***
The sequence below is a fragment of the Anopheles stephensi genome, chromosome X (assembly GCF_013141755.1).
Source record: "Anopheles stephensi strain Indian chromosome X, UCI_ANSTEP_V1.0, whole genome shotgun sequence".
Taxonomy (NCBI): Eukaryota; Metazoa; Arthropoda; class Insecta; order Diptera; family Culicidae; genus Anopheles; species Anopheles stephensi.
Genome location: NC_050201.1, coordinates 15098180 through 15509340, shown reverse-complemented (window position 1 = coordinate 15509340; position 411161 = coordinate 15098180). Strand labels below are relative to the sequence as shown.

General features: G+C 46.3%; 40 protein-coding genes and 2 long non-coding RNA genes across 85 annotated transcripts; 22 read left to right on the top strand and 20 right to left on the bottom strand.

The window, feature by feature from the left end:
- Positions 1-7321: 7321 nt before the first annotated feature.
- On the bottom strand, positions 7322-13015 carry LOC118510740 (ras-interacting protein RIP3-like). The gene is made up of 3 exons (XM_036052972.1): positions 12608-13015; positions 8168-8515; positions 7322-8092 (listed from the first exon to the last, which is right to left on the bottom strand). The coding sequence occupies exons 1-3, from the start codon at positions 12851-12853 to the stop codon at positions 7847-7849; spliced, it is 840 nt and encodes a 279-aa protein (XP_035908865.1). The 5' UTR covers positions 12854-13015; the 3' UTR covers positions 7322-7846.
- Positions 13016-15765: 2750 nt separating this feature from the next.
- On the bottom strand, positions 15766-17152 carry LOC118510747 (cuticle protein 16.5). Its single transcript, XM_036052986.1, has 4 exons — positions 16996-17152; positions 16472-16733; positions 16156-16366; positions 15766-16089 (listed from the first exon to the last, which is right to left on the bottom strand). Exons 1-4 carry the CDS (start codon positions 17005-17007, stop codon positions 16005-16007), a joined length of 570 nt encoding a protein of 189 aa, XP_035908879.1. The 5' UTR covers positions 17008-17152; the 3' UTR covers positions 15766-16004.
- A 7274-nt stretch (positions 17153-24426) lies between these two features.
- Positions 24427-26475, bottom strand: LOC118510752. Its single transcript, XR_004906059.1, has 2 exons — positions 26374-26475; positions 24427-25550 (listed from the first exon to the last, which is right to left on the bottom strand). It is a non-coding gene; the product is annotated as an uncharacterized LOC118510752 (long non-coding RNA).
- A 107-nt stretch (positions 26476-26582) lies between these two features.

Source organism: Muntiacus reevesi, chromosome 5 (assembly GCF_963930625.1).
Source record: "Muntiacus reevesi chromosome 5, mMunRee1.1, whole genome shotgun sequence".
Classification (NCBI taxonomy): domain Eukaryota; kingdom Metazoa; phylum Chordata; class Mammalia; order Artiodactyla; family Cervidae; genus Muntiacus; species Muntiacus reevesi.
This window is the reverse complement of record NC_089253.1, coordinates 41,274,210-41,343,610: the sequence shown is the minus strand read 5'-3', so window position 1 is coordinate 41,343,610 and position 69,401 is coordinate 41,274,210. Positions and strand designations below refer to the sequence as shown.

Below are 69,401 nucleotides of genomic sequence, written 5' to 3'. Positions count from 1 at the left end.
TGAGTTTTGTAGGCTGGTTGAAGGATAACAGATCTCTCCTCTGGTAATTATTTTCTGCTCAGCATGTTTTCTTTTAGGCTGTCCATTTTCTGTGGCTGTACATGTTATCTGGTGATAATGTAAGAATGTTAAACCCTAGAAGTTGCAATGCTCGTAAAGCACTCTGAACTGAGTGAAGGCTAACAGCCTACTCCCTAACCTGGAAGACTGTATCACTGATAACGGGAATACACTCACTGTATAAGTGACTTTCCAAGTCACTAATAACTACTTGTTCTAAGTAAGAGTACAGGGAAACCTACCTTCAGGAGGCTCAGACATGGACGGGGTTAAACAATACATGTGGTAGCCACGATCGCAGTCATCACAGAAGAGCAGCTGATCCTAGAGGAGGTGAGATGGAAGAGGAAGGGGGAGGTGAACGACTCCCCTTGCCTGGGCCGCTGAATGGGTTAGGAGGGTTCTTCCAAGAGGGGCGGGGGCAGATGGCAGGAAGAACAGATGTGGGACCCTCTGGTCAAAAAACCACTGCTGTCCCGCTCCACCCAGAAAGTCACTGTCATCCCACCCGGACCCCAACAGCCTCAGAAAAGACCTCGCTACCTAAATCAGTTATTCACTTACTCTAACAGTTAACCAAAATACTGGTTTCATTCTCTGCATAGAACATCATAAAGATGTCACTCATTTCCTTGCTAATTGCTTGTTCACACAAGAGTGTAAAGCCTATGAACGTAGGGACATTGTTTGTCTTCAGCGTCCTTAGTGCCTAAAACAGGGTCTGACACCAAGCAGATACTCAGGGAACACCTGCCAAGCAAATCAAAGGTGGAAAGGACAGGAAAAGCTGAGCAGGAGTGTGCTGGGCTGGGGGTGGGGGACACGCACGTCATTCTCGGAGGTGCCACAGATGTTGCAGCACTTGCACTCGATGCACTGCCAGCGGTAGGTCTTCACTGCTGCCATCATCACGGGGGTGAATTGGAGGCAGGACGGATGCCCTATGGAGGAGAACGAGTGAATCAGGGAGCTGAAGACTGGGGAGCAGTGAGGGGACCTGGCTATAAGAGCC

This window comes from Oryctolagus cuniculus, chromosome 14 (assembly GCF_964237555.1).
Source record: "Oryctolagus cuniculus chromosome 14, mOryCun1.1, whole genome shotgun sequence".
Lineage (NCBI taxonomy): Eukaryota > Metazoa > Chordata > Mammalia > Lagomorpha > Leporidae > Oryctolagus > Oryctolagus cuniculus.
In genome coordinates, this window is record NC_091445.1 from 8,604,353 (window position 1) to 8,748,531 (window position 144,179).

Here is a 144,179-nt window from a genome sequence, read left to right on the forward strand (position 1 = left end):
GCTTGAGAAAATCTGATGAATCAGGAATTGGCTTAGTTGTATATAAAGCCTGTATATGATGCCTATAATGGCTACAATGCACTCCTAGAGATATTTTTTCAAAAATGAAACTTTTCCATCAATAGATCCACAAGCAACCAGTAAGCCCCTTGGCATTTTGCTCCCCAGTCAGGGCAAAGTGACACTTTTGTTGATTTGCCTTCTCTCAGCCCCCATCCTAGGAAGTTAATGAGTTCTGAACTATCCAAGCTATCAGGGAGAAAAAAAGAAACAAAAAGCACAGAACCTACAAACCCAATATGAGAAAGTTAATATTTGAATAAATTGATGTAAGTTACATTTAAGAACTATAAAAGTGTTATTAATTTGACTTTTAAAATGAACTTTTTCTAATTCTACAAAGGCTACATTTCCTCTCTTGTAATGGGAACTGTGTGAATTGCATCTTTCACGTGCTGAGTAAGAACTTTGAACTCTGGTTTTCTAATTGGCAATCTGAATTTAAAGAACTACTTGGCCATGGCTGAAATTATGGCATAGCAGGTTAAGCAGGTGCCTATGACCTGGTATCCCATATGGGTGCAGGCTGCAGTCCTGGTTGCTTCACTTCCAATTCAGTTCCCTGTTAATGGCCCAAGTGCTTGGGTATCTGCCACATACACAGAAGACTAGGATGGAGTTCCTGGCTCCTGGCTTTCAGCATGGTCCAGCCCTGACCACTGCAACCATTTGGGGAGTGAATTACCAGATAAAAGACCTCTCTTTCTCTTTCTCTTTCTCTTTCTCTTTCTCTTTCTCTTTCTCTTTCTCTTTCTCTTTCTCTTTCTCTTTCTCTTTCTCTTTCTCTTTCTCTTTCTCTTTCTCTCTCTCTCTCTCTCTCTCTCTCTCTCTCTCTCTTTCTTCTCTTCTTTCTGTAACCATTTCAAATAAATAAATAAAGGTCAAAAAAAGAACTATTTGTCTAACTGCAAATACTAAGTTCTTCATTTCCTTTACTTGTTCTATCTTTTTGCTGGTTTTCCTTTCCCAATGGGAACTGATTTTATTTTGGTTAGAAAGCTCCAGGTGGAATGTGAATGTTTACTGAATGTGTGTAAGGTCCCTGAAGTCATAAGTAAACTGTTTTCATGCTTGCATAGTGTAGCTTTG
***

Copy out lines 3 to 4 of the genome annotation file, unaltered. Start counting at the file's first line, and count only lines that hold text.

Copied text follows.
Taxonomy (NCBI): Eukaryota; Metazoa; Arthropoda; class Insecta; order Diptera; family Culicidae; genus Anopheles; species Anopheles stephensi.
Genome location: NC_050201.1, coordinates 15098180 through 15509340, shown reverse-complemented (window position 1 = coordinate 15509340; position 411161 = coordinate 15098180). Strand labels below are relative to the sequence as shown.